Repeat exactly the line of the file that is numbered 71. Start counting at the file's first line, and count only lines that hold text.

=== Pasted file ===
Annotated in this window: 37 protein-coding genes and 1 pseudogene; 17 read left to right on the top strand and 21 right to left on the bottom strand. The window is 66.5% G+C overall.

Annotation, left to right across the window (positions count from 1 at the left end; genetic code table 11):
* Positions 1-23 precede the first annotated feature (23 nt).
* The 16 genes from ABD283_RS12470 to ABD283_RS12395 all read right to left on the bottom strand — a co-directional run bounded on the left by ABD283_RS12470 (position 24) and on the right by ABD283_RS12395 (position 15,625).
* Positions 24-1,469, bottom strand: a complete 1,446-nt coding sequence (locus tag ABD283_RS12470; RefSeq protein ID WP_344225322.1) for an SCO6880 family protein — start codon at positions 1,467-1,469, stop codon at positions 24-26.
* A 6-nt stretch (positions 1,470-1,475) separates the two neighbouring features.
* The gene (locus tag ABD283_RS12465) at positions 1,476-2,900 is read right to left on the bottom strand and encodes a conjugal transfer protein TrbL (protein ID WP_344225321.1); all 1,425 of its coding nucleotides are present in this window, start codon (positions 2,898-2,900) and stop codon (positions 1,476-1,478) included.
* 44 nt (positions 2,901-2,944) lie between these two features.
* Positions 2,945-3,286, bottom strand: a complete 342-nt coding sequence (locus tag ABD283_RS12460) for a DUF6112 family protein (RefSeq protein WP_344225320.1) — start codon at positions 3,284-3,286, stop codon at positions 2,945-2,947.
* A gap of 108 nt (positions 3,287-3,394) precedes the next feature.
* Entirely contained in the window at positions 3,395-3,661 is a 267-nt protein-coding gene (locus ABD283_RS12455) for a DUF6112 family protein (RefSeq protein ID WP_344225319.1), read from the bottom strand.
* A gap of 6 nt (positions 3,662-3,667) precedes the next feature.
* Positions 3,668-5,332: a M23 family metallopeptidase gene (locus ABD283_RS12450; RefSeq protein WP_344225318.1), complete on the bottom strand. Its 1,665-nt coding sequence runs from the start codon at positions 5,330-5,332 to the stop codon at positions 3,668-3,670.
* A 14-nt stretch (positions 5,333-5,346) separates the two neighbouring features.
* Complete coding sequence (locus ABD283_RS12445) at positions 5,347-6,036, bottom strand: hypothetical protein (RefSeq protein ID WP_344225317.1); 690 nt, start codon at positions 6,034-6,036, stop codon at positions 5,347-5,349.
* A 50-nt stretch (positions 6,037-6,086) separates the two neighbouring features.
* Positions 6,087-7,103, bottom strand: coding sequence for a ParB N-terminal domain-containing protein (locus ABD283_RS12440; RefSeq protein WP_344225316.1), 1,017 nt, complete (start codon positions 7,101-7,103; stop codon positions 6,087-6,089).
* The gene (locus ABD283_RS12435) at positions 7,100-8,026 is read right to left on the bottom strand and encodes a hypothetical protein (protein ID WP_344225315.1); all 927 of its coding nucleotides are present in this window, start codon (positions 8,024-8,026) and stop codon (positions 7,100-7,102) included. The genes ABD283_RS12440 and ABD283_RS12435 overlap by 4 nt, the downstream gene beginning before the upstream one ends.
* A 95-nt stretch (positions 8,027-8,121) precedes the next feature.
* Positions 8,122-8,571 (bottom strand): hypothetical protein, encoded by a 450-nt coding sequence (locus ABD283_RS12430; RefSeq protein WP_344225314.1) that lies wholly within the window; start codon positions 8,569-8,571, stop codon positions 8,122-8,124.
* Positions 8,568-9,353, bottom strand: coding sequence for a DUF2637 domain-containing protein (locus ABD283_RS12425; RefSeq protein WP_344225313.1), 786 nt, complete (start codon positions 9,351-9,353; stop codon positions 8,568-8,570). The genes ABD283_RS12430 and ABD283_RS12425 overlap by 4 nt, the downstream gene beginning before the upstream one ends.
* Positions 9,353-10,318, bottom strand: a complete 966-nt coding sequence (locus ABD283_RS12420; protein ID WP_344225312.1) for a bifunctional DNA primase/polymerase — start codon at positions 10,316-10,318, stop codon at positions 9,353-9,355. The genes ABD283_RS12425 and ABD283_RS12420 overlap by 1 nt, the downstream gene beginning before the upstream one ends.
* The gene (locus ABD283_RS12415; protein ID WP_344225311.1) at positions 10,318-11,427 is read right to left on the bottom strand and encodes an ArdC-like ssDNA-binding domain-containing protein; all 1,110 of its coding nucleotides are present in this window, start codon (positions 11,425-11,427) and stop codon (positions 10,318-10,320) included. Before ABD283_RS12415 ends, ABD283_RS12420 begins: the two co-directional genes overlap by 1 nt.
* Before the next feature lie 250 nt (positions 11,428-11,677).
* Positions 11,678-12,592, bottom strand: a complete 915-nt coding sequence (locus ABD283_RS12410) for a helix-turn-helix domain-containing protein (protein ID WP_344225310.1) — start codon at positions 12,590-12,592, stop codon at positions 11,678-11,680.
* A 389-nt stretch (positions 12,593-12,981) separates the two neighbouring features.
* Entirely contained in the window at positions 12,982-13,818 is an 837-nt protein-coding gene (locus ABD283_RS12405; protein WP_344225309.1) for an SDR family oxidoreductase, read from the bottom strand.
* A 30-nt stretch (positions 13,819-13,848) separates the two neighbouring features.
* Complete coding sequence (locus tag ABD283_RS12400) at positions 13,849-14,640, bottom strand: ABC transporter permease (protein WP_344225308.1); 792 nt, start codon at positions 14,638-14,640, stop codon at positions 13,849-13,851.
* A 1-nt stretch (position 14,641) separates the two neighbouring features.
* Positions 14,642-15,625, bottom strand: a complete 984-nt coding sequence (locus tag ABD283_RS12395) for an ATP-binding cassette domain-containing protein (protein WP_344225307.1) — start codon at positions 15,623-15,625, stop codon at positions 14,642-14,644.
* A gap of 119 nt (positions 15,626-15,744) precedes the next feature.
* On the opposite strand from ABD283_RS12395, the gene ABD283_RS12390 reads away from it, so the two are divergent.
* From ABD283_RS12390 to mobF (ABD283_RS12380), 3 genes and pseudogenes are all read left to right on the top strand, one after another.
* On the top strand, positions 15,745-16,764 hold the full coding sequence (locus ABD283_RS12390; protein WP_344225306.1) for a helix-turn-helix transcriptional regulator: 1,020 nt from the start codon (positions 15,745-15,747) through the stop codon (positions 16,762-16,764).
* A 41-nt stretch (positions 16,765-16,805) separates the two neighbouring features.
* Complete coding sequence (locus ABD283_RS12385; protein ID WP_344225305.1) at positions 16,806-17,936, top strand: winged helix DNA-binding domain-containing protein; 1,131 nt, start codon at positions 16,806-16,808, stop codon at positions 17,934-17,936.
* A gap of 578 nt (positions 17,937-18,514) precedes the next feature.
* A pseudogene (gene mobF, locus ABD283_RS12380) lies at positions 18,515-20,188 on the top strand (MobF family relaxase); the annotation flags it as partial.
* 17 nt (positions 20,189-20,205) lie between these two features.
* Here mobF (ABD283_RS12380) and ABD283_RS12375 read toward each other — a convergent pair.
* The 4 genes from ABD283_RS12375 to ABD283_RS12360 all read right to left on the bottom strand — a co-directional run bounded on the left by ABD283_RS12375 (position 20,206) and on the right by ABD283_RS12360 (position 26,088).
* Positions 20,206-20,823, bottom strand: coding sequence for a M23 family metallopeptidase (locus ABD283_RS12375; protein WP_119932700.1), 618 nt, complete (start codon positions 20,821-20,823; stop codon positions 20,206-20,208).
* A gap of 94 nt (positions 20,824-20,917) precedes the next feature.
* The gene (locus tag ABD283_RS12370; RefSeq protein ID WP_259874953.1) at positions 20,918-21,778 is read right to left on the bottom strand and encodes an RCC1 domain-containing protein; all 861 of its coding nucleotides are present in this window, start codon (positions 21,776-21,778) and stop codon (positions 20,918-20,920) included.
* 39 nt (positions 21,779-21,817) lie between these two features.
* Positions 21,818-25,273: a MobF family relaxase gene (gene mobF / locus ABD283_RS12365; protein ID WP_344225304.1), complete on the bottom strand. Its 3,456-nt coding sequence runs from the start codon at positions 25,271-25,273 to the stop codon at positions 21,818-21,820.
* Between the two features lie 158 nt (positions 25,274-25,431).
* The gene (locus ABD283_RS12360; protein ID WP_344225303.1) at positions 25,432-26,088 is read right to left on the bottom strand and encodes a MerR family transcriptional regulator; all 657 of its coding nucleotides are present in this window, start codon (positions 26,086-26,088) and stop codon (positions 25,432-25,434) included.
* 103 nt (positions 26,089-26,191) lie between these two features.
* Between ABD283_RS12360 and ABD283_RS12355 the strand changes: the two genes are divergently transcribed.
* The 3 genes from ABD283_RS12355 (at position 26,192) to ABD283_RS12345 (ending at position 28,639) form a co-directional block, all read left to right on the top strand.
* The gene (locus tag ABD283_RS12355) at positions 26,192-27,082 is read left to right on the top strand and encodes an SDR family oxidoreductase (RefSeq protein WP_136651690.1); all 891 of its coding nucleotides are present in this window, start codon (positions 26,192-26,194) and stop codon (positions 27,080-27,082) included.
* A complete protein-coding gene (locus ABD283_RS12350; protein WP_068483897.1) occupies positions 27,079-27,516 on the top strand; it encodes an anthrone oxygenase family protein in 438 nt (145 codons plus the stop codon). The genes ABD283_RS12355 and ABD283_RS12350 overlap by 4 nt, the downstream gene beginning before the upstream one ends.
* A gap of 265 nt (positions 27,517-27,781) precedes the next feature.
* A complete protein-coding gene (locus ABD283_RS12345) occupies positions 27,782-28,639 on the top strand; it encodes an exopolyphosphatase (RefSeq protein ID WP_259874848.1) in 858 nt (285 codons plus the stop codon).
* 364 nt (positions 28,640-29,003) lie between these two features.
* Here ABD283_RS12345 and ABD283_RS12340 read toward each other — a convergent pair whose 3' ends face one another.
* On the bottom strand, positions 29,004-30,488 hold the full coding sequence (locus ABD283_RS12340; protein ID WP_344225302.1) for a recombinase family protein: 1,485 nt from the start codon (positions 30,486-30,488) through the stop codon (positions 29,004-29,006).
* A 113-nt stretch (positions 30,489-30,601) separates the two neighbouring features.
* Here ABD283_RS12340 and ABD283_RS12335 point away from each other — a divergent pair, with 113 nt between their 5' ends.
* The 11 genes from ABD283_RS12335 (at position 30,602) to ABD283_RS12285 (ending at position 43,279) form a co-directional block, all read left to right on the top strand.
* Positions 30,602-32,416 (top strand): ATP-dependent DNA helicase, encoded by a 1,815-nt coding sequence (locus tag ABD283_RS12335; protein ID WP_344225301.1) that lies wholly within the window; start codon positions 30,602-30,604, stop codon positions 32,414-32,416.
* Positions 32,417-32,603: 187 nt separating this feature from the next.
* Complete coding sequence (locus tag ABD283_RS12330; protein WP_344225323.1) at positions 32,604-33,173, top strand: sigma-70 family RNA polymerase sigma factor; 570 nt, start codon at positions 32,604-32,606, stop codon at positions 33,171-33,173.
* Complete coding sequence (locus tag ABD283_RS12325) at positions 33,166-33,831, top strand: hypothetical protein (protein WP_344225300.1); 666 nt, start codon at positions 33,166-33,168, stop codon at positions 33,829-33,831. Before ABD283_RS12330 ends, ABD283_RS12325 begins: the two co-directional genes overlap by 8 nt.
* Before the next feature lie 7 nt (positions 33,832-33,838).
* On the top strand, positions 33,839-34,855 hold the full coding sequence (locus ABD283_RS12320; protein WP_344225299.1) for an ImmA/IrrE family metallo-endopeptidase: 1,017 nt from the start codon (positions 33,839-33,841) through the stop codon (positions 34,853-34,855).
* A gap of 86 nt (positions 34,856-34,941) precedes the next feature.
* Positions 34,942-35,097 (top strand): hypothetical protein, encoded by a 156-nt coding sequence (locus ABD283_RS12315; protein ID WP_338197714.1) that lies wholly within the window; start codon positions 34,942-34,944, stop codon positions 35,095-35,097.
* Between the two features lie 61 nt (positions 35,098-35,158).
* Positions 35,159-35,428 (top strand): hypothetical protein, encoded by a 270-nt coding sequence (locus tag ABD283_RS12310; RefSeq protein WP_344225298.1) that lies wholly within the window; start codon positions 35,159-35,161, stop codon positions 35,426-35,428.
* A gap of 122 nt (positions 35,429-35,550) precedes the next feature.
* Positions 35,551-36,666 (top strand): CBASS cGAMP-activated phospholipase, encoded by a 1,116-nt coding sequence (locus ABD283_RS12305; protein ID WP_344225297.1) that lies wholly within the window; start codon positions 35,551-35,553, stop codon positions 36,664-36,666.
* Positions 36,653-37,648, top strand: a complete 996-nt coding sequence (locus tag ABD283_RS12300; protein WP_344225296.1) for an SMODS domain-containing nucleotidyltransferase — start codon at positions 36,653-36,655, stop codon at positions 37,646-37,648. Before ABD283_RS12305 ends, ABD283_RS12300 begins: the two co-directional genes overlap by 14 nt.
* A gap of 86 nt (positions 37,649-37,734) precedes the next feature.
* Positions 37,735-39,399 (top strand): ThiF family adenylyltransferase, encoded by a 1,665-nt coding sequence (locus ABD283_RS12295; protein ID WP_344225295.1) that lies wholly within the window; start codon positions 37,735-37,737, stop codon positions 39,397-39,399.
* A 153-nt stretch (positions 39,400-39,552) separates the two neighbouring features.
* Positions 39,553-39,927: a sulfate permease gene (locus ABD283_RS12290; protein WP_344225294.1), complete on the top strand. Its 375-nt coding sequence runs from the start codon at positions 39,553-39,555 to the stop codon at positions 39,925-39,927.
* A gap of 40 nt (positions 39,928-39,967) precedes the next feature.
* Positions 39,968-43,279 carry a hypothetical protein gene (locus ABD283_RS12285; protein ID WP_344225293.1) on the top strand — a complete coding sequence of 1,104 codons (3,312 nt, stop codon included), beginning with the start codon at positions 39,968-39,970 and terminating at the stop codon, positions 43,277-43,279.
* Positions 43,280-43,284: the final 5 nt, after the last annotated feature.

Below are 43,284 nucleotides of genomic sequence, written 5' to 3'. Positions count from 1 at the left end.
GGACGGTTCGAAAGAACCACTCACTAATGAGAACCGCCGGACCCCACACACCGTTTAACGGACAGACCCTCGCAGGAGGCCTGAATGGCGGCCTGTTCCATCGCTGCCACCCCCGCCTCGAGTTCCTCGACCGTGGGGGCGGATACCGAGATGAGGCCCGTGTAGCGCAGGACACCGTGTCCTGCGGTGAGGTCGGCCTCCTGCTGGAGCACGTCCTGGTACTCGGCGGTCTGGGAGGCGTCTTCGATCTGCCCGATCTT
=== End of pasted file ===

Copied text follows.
* Between the two features lie 61 nt (positions 35,098-35,158).